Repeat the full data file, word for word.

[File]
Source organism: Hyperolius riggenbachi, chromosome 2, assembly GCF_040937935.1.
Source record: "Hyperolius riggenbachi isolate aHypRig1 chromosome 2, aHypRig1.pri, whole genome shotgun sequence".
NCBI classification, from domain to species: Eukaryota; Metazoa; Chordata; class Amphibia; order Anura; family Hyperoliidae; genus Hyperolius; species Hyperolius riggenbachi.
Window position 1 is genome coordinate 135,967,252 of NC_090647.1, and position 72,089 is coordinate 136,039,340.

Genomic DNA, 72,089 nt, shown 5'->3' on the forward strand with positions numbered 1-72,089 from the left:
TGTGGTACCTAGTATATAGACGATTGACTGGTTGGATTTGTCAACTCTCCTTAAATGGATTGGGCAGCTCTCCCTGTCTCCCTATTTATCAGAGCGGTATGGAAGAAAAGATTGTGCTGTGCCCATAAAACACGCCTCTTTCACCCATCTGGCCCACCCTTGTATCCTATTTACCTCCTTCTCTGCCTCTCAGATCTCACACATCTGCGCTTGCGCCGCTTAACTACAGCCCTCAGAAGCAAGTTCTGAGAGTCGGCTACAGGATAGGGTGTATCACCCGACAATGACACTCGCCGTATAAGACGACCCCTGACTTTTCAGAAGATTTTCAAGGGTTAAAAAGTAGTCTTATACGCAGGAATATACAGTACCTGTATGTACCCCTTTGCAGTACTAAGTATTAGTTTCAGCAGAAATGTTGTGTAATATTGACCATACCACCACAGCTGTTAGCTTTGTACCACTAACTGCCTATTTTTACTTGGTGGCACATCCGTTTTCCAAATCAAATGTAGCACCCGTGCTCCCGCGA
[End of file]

Source organism: Hyperolius riggenbachi, chromosome 2, assembly GCF_040937935.1.
Source record: "Hyperolius riggenbachi isolate aHypRig1 chromosome 2, aHypRig1.pri, whole genome shotgun sequence".
NCBI classification, from domain to species: Eukaryota; Metazoa; Chordata; class Amphibia; order Anura; family Hyperoliidae; genus Hyperolius; species Hyperolius riggenbachi.
Window position 1 is genome coordinate 135,967,252 of NC_090647.1, and position 72,089 is coordinate 136,039,340.

Genomic DNA, 72,089 nt, shown 5'->3' on the forward strand with positions numbered 1-72,089 from the left:
TGTGGTACCTAGTATATAGACGATTGACTGGTTGGATTTGTCAACTCTCCTTAAATGGATTGGGCAGCTCTCCCTGTCTCCCTATTTATCAGAGCGGTATGGAAGAAAAGATTGTGCTGTGCCCATAAAACACGCCTCTTTCACCCATCTGGCCCACCCTTGTATCCTATTTACCTCCTTCTCTGCCTCTCAGATCTCACACATCTGCGCTTGCGCCGCTTAACTACAGCCCTCAGAAGCAAGTTCTGAGAGTCGGCTACAGGATAGGGTGTATCACCCGACAATGACACTCGCCGTATAAGACGACCCCTGACTTTTCAGAAGATTTTCAAGGGTTAAAAAGTAGTCTTATACGCAGGAATATACAGTACCTGTATGTACCCCTTTGCAGTACTAAGTATTAGTTTCAGCAGAAATGTTGTGTAATATTGACCATACCACCACAGCTGTTAGCTTTGTACCACTAACTGCCTATTTTTACTTGGTGGCACATCCGTTTTCCAAATCAAATGTAGCACCCGTGCTCCCGCGA